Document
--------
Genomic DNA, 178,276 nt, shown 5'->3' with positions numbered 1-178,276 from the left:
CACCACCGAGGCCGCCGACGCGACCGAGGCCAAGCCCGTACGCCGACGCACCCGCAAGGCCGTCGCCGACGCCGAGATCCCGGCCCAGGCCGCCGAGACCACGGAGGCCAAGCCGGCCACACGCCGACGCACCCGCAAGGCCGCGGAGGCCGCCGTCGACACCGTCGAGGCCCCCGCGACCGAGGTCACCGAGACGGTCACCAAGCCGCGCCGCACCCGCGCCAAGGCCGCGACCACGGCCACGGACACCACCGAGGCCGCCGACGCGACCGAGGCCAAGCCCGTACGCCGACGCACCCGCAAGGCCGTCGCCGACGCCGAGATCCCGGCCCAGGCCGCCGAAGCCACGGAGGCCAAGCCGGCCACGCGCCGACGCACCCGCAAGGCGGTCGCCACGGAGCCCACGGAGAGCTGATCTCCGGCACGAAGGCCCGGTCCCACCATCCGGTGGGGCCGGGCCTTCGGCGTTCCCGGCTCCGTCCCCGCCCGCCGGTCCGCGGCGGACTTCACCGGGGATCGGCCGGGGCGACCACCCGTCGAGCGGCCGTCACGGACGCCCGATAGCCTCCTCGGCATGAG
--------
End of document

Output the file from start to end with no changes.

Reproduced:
Genomic DNA, 178,276 nt, shown 5'->3' with positions numbered 1-178,276 from the left:
CACCACCGAGGCCGCCGACGCGACCGAGGCCAAGCCCGTACGCCGACGCACCCGCAAGGCCGTCGCCGACGCCGAGATCCCGGCCCAGGCCGCCGAGACCACGGAGGCCAAGCCGGCCACACGCCGACGCACCCGCAAGGCCGCGGAGGCCGCCGTCGACACCGTCGAGGCCCCCGCGACCGAGGTCACCGAGACGGTCACCAAGCCGCGCCGCACCCGCGCCAAGGCCGCGACCACGGCCACGGACACCACCGAGGCCGCCGACGCGACCGAGGCCAAGCCCGTACGCCGACGCACCCGCAAGGCCGTCGCCGACGCCGAGATCCCGGCCCAGGCCGCCGAAGCCACGGAGGCCAAGCCGGCCACGCGCCGACGCACCCGCAAGGCGGTCGCCACGGAGCCCACGGAGAGCTGATCTCCGGCACGAAGGCCCGGTCCCACCATCCGGTGGGGCCGGGCCTTCGGCGTTCCCGGCTCCGTCCCCGCCCGCCGGTCCGCGGCGGACTTCACCGGGGATCGGCCGGGGCGACCACCCGTCGAGCGGCCGTCACGGACGCCCGATAGCCTCCTCGGCATGAG